Delaying meals can reset your body clock and affect your blood sugar levels, a new study found.
“A 5-hour delay in meal times causes a 5-hour delay in our internal blood sugar rhythms,” said Jonathan Johnston of the University of Surrey. “We think this is due to changes in clocks in our metabolic tissues, but not the ‘master’ clock in the brain.”
The findings may help people who travel or have circadian rhythm disorders to reset and re-sync their internal clocks.
In the new study, Johnston and colleagues enrolled 10 healthy young men in a 13-day lab experiment. The men ate three meals at 5-hour intervals. All meals had the same calorie and macronutrient content.
Each participant started with a meal time set to 30 minutes after waking, and then, after getting used to eating early, they switched to a meal served 5 hours later for 6 days. After completing each meal schedule, the men underwent 37 hours of a specialized laboratory routine that measured their internal circadian rhythms. The routine included dim lighting, small hourly snacks, limited physical activity, and no sleep.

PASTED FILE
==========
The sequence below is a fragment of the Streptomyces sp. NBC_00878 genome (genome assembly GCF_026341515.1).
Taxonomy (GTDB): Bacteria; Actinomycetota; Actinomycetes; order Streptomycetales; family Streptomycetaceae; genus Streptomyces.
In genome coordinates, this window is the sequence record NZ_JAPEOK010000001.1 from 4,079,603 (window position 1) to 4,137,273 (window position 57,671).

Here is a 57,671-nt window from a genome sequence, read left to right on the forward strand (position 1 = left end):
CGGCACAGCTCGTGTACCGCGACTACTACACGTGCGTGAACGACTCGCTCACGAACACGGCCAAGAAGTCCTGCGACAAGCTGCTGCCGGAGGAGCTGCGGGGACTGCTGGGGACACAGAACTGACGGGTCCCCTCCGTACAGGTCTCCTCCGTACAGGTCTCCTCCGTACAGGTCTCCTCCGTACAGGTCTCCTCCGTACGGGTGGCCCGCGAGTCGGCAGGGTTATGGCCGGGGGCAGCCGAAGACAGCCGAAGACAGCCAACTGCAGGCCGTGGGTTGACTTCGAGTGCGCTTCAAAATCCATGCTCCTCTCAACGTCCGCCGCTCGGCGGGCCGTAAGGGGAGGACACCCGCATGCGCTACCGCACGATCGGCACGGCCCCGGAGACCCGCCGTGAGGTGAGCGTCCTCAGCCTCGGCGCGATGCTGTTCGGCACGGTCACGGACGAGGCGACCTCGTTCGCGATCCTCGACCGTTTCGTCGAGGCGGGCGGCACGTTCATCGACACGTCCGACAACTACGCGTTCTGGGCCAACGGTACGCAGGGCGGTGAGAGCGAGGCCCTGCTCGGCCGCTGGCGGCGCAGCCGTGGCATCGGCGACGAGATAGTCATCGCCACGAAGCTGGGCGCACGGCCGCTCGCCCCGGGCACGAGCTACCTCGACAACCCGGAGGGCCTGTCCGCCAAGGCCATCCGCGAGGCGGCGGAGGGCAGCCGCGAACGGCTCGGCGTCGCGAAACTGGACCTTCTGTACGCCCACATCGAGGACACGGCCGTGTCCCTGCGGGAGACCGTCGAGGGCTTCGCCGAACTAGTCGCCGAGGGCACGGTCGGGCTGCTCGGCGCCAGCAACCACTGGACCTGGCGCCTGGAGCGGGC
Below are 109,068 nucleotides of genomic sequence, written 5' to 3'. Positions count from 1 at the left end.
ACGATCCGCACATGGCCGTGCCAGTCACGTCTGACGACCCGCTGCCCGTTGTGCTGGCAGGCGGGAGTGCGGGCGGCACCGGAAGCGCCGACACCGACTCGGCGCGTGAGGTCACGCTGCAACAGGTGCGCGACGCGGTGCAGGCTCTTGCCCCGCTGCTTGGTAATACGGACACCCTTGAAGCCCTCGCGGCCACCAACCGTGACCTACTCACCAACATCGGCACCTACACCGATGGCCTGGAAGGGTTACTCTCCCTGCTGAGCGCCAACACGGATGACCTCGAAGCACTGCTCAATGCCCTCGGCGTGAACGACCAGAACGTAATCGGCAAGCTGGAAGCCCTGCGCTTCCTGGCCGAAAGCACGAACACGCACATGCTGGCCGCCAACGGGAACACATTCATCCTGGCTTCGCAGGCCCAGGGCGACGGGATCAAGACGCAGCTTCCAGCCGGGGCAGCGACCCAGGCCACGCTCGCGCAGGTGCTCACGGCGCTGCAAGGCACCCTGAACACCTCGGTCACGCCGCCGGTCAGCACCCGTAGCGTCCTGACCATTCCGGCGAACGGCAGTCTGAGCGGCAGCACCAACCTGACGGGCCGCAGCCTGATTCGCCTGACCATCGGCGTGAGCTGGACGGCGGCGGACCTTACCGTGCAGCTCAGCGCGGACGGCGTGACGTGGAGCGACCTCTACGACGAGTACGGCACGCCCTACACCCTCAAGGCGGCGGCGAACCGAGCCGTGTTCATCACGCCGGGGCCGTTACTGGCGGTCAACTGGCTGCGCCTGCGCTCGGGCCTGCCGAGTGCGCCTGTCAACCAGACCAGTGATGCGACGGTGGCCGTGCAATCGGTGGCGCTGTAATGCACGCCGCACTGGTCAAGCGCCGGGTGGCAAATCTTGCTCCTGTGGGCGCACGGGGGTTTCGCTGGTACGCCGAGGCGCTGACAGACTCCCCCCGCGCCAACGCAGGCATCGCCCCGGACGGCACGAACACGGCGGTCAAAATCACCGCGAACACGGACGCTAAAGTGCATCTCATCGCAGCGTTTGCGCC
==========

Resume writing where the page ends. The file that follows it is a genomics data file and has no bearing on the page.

The change in meal time didn’t seem to influence hunger, sleepiness, or markers of the brain’s master clock. However, later meal times significantly affected blood sugar levels. After late meals, blood sugar rhythms were delayed more than 5 hours on average.
“We anticipated seeing some delays in rhythms after the late meals, but the size of the change in blood sugar rhythms was surprising,” Johnston says. “It was also surprising that other metabolic rhythms, including blood insulin and triglyceride, did not change.”
The study also found that the rhythmic expression of a gene known as PER2, which encodes a core body clock component, was delayed in fat tissue by about an hour. The findings show that molecular clocks in people may be regulated by meal times and that those shifts could underpin changes in blood sugar levels.
People who struggle with circadian rhythm disorders, including shift workers and those on long-haul flights, might consider timed meals as part of an overall strategy to help resynchronize their body clocks, the study said.
By: David Beasley, Earth.com Staff Writer
Source: Cell Press